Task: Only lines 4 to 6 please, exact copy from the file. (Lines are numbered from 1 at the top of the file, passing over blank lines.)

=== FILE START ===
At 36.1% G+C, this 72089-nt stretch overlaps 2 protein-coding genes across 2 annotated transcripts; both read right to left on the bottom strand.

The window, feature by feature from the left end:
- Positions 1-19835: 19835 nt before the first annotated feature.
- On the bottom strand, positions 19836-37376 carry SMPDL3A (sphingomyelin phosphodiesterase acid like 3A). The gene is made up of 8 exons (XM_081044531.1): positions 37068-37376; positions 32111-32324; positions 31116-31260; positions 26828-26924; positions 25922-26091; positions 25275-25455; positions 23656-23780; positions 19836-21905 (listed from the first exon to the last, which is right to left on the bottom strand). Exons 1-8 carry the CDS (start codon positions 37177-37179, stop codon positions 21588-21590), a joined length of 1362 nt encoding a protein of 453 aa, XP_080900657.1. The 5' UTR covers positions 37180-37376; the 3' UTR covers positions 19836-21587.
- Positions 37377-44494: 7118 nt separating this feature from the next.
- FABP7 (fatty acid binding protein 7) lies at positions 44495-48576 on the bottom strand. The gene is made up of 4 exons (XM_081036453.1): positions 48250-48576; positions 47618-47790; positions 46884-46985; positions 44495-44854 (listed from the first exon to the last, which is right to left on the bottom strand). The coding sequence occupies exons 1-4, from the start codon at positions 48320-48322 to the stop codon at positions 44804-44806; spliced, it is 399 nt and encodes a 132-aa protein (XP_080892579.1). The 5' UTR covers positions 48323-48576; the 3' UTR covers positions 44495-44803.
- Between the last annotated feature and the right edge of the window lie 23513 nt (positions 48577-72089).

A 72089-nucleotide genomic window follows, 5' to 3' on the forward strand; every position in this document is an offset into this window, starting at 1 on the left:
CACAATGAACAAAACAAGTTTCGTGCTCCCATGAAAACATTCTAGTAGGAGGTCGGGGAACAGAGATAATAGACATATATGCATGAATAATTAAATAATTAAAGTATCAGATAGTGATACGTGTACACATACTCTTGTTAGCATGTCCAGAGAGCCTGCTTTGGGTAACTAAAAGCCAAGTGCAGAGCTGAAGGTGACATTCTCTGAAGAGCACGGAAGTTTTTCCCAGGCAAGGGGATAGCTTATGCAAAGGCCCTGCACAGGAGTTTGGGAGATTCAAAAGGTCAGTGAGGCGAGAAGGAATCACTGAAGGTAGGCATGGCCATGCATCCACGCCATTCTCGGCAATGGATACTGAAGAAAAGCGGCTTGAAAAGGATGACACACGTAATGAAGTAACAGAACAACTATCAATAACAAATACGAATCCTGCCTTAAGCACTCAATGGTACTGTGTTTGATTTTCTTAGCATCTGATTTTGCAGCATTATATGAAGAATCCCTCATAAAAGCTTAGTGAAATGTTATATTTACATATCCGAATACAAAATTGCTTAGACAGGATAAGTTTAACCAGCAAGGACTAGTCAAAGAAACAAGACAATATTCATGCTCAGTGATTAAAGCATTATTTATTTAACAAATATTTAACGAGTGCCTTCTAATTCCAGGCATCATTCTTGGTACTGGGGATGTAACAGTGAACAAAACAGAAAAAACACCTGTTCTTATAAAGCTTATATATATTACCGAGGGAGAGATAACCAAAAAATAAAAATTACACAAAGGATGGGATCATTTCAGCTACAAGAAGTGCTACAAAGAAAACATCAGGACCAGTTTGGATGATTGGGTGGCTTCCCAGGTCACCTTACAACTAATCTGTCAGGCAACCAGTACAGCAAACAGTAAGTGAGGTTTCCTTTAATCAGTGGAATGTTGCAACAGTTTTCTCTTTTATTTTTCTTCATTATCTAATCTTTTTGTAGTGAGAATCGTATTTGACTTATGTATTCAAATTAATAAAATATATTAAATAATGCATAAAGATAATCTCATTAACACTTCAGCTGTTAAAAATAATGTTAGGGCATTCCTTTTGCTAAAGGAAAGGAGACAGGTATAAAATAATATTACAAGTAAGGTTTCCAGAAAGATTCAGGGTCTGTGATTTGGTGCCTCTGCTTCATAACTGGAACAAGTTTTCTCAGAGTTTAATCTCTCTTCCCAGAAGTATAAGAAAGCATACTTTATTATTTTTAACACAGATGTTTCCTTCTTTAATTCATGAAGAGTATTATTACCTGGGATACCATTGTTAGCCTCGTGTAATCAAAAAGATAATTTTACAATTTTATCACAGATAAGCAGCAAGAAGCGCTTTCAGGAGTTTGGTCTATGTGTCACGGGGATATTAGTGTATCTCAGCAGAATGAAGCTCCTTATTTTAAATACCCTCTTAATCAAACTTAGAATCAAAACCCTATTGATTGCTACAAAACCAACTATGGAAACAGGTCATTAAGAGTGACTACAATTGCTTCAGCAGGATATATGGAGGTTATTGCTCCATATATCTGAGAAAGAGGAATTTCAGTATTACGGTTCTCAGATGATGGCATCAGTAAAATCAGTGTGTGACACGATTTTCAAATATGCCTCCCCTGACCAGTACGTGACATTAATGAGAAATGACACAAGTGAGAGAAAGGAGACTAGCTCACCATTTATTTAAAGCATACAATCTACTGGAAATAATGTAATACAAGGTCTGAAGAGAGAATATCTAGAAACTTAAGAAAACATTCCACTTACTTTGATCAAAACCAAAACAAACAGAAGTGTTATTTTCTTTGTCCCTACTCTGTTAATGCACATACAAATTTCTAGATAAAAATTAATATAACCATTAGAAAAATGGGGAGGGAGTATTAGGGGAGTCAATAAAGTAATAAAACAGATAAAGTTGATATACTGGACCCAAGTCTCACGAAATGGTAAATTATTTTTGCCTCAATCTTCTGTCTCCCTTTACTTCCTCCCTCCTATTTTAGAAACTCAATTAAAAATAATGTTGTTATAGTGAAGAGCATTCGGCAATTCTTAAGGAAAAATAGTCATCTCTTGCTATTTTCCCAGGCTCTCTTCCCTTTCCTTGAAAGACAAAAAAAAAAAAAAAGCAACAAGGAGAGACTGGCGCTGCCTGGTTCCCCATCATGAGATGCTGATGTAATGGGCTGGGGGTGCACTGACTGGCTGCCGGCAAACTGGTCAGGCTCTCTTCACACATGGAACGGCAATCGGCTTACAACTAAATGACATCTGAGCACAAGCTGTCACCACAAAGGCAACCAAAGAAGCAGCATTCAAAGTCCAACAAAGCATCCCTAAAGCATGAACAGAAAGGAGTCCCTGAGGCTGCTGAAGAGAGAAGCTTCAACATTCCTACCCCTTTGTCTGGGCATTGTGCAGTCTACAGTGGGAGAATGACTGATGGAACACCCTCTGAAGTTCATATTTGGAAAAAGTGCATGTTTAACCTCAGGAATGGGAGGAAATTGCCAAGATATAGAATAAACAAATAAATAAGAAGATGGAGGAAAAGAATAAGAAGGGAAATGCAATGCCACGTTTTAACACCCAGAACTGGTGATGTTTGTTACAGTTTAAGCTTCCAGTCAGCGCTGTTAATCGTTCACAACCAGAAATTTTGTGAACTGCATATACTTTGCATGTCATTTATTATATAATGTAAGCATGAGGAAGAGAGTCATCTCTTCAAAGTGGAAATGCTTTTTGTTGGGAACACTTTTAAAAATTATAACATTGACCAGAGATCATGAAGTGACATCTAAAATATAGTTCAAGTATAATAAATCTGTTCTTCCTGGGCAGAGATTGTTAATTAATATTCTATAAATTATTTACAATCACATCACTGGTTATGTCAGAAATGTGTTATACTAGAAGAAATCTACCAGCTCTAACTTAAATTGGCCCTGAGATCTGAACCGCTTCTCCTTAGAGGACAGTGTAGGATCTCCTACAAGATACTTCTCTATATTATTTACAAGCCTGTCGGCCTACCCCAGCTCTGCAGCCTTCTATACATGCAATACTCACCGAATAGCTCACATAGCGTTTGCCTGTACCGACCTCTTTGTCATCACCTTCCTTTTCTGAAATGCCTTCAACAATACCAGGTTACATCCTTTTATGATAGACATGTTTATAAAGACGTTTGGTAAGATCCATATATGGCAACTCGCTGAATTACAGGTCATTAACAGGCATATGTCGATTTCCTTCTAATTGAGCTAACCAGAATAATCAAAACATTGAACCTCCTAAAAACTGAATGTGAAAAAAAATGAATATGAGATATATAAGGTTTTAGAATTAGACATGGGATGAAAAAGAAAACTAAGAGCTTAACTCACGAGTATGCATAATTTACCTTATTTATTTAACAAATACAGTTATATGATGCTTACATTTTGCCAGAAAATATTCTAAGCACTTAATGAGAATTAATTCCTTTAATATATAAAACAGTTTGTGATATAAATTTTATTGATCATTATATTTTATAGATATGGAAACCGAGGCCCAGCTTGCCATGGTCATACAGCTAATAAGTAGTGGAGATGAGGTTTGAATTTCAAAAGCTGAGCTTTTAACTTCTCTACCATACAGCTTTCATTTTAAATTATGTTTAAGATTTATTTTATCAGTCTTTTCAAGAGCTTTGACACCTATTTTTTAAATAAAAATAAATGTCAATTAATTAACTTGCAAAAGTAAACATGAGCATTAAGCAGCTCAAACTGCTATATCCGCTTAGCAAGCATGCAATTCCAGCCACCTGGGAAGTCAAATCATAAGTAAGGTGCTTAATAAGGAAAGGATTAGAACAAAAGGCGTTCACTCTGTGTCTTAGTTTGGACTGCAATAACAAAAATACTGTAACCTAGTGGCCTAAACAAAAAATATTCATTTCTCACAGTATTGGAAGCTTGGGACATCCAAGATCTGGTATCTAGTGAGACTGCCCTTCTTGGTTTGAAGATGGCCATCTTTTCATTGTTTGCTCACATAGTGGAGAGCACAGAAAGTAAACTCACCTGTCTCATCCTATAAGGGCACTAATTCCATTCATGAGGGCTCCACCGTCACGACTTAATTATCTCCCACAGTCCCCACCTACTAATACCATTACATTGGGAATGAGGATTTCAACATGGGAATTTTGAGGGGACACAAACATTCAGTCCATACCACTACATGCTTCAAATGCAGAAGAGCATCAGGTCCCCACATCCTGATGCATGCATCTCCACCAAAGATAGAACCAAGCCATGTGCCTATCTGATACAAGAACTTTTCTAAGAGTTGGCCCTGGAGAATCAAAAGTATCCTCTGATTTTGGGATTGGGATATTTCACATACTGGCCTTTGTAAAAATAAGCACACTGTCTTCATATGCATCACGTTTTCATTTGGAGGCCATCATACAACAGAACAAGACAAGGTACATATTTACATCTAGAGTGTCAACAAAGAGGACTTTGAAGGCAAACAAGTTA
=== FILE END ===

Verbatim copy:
- On the bottom strand, positions 19836-37376 carry SMPDL3A (sphingomyelin phosphodiesterase acid like 3A). The gene is made up of 8 exons (XM_081044531.1): positions 37068-37376; positions 32111-32324; positions 31116-31260; positions 26828-26924; positions 25922-26091; positions 25275-25455; positions 23656-23780; positions 19836-21905 (listed from the first exon to the last, which is right to left on the bottom strand). Exons 1-8 carry the CDS (start codon positions 37177-37179, stop codon positions 21588-21590), a joined length of 1362 nt encoding a protein of 453 aa, XP_080900657.1. The 5' UTR covers positions 37180-37376; the 3' UTR covers positions 19836-21587.
- Positions 37377-44494: 7118 nt separating this feature from the next.
- FABP7 (fatty acid binding protein 7) lies at positions 44495-48576 on the bottom strand. The gene is made up of 4 exons (XM_081036453.1): positions 48250-48576; positions 47618-47790; positions 46884-46985; positions 44495-44854 (listed from the first exon to the last, which is right to left on the bottom strand). The coding sequence occupies exons 1-4, from the start codon at positions 48320-48322 to the stop codon at positions 44804-44806; spliced, it is 399 nt and encodes a 132-aa protein (XP_080892579.1). The 5' UTR covers positions 48323-48576; the 3' UTR covers positions 44495-44803.